Reposted from The GEITF
Keli Lee, executive vice-president, casting at ABC, was back in the UK by popular demand last week following her appearance at the TV Festival’s diversity session, Minority Report: Is TV Racist?
Her timing couldn’t have been more perfect. As she flew over from LA for our diverse casting event with Creative Skillset, one her shows was taking Twitter by storm. Black-ish, written by Anthony Anderson and starring Laurence Fishburne, achieved ratings which rivalled Modern Family’s opener, and looks set to become the first successful black sitcom on network television in a decade.
Lee casts for all of ABC’s scripted series – currently 37 – with shows such as Lost, Grey’s Anatomy and Scandal among the line-up. With a host of new Autumn shows starring people from ethnically diverse backgrounds, the network is receiving praise for having “the most diverse slate on US television.” (Hollywood Reporter)
How? We asked Baroness Oona King and Channel 4’s diversity exec to find out how Lee operates and what role her diverse casting initiative, something that has run for 13 years, has played in that.
Tell us about your background
I was born in Korea and moved to the US when I was 2-years old and growing up I wanted to assimilate. I wanted to be as American as possible and what is that? It’s television. But it was only when I was working in television that I stopped and asked ‘where’s the diversity? This is not real. How can we make this as real as possible?
Did you feel like an outsider growing up?
I never felt like I really belonged and I think that’s the way a lot of immigrant families feel as well. Feeling like I didn’t belong made me empathise with so many different kinds of people.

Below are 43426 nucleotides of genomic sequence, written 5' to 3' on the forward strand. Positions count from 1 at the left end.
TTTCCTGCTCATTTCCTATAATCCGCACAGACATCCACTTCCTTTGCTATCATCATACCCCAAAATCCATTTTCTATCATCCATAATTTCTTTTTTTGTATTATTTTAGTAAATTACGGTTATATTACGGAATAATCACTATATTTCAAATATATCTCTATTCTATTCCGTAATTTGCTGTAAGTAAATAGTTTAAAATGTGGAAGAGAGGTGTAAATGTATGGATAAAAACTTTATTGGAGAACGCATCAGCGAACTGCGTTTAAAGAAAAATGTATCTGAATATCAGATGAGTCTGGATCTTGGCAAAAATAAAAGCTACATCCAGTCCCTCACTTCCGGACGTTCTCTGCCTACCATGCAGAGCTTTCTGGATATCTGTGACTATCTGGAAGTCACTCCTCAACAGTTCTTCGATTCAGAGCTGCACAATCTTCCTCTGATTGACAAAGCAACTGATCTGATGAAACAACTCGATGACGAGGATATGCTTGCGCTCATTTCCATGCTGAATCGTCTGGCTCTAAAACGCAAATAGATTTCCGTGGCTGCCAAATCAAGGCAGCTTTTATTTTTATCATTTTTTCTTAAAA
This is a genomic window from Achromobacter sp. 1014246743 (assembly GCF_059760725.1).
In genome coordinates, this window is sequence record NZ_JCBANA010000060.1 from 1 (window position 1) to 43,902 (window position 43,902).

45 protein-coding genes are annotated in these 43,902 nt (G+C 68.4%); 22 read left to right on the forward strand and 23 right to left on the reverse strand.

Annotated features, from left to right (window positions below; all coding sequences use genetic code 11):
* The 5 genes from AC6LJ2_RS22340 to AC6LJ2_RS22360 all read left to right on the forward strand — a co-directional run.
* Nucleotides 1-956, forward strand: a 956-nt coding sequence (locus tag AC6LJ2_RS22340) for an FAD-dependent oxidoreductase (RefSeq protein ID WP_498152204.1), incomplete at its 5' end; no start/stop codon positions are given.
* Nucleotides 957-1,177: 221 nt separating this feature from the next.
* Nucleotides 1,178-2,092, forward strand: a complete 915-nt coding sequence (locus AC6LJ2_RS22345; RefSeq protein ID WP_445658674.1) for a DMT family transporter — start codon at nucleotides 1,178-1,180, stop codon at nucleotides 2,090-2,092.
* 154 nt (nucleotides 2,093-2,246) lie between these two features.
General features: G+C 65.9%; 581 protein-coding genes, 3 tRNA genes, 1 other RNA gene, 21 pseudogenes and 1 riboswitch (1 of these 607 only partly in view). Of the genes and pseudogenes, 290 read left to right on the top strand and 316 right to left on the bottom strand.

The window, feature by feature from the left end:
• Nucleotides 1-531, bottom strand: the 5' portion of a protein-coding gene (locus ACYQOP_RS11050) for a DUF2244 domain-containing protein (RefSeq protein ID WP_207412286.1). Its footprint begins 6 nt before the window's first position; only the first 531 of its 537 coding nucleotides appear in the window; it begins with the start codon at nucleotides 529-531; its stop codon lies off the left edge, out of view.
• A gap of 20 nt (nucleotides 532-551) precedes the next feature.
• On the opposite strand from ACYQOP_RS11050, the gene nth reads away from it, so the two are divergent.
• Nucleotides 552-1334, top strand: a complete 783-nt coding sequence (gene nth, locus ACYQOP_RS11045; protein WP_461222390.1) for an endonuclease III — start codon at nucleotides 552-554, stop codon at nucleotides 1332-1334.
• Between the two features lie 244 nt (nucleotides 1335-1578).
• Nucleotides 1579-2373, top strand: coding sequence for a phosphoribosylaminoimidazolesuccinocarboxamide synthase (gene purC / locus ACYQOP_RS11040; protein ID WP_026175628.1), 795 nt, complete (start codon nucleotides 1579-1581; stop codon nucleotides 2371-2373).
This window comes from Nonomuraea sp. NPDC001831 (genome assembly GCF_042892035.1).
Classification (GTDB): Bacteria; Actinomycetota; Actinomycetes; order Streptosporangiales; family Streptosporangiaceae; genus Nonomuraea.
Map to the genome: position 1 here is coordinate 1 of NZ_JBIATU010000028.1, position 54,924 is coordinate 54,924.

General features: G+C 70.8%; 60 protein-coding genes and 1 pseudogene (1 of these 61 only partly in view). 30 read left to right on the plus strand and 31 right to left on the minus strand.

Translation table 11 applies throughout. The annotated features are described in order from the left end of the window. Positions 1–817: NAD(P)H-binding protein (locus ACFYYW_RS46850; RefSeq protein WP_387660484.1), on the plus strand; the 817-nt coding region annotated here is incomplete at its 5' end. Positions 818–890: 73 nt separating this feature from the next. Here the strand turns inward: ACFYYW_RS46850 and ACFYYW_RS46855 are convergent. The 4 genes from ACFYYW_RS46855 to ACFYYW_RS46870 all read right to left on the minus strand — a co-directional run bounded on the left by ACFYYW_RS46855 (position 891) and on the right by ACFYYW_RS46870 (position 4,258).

Were your parents disappointed that you moved in to TV?
They still don’t understand what I do. Even when I was vice-president of casting at Disney they asked me when I was going to law school!
How did you get in to TV?
I had a summer job at Caroline’s comedy club – right before Roseanne and Seinfeld were about to get that shows. I was taking reservations and socialising with comedians and thought it was the greatest job in the world. One said ‘what are you doing with a philosophy degree? I’ll introduce you to a casting director at Warner Bros.’ I met her and asked her ‘what is casting?’ I was hired as an intern and my first job was as an assistant on Clint Eastwood’s Unforgiven.
Progression at mid-and senior-level is one of the issues in the UK Did you ever experience a glass ceiling?
No I don’t think that’s an issue. And currently our head of network drama, head of studio drama, head of comedy, head of marketing and head of casting are all diverse.
There’s a 360 strategy on the workforce side and a mentoring programme aimed at everyone. But there arecertainly efforts and commitments to find as many diverse people as possible.
Why did you launch the diverse talent showcase?
The conversation I was having with so many producers and industry colleagues was we’re seeing the same diverse talent, where’s the rest. It was an issue of pipeline.
If that’s the issue I thought how do we find talent for you. I’d been to a lot of showcases and sat through them for hours so I created a showcase that lasts an hour, and leaves people wanting more.
The first 2 years we learnt a lot. We initially broke it down into 4 showcases for different ethnic groups but we then combined it into 1 fully diverse showcase. We interviewed 700 diverse actors in New York and 700 in LA. This year, we interviewed 7000 so it really has grown.
We have an ABC casting page, Twitter, Facebook.
What are the mechanics?
I do this in addition to casting for 37 series. When pilot series is over in April/May we release breakdowns for our showcase. We go through submissions and my team select 14-20 in each city.
We give them material which is written by diverse writers – who can have their work showcased to the whole industry – NBC, CBS, Fox, agents, casting directors.. – I keep it open because this is the early stage of their career and I want to give them as many opportunities as possible. ABC is never going to have enough so we need a combined effort.
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